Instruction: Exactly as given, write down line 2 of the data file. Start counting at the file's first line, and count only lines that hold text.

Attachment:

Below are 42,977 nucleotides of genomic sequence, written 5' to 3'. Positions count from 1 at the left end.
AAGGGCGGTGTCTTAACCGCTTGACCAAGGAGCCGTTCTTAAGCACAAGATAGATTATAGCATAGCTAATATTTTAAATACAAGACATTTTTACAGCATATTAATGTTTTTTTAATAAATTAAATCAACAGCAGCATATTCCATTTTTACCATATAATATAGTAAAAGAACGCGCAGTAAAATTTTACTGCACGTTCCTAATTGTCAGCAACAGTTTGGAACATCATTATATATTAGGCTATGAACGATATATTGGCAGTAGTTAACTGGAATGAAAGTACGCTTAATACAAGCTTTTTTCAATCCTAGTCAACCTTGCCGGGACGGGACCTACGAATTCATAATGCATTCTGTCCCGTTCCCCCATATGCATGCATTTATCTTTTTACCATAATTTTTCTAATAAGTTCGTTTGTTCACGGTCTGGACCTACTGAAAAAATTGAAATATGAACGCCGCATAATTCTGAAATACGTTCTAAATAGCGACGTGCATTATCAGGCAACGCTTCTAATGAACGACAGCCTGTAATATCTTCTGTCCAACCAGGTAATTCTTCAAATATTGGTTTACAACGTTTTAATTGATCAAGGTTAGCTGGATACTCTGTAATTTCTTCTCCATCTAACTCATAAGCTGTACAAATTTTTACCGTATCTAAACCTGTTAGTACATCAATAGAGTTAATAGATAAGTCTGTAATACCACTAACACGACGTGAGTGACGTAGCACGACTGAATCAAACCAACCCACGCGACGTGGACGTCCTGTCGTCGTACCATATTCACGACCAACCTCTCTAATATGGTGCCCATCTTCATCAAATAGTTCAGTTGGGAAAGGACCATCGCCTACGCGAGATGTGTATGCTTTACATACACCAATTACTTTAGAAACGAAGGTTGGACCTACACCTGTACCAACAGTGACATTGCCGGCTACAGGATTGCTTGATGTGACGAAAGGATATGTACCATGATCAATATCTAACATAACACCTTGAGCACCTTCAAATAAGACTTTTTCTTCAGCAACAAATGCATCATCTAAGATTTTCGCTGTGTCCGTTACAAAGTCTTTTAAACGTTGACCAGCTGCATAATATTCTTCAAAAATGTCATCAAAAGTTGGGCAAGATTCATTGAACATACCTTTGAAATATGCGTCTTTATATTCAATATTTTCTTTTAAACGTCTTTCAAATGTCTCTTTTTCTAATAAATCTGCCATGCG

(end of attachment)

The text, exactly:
AAGGGCGGTGTCTTAACCGCTTGACCAAGGAGCCGTTCTTAAGCACAAGATAGATTATAGCATAGCTAATATTTTAAATACAAGACATTTTTACAGCATATTAATGTTTTTTTAATAAATTAAATCAACAGCAGCATATTCCATTTTTACCATATAATATAGTAAAAGAACGCGCAGTAAAATTTTACTGCACGTTCCTAATTGTCAGCAACAGTTTGGAACATCATTATATATTAGGCTATGAACGATATATTGGCAGTAGTTAACTGGAATGAAAGTACGCTTAATACAAGCTTTTTTCAATCCTAGTCAACCTTGCCGGGACGGGACCTACGAATTCATAATGCATTCTGTCCCGTTCCCCCATATGCATGCATTTATCTTTTTACCATAATTTTTCTAATAAGTTCGTTTGTTCACGGTCTGGACCTACTGAAAAAATTGAAATATGAACGCCGCATAATTCTGAAATACGTTCTAAATAGCGACGTGCATTATCAGGCAACGCTTCTAATGAACGACAGCCTGTAATATCTTCTGTCCAACCAGGTAATTCTTCAAATATTGGTTTACAACGTTTTAATTGATCAAGGTTAGCTGGATACTCTGTAATTTCTTCTCCATCTAACTCATAAGCTGTACAAATTTTTACCGTATCTAAACCTGTTAGTACATCAATAGAGTTAATAGATAAGTCTGTAATACCACTAACACGACGTGAGTGACGTAGCACGACTGAATCAAACCAACCCACGCGACGTGGACGTCCTGTCGTCGTACCATATTCACGACCAACCTCTCTAATATGGTGCCCATCTTCATCAAATAGTTCAGTTGGGAAAGGACCATCGCCTACGCGAGATGTGTATGCTTTACATACACCAATTACTTTAGAAACGAAGGTTGGACCTACACCTGTACCAACAGTGACATTGCCGGCTACAGGATTGCTTGATGTGACGAAAGGATATGTACCATGATCAATATCTAACATAACACCTTGAGCACCTTCAAATAAGACTTTTTCTTCAGCAACAAATGCATCATCTAAGATTTTCGCTGTGTCCGTTACAAAGTCTTTTAAACGTTGACCAGCTGCATAATATTCTTCAAAAATGTCATCAAAAGTTGGGCAAGATTCATTGAACATACCTTTGAAATATGCGTCTTTATATTCAATATTTTCTTTTAAACGTCTTTCAAATGTCTCTTTTTCTAATAAATCTGCCATGCG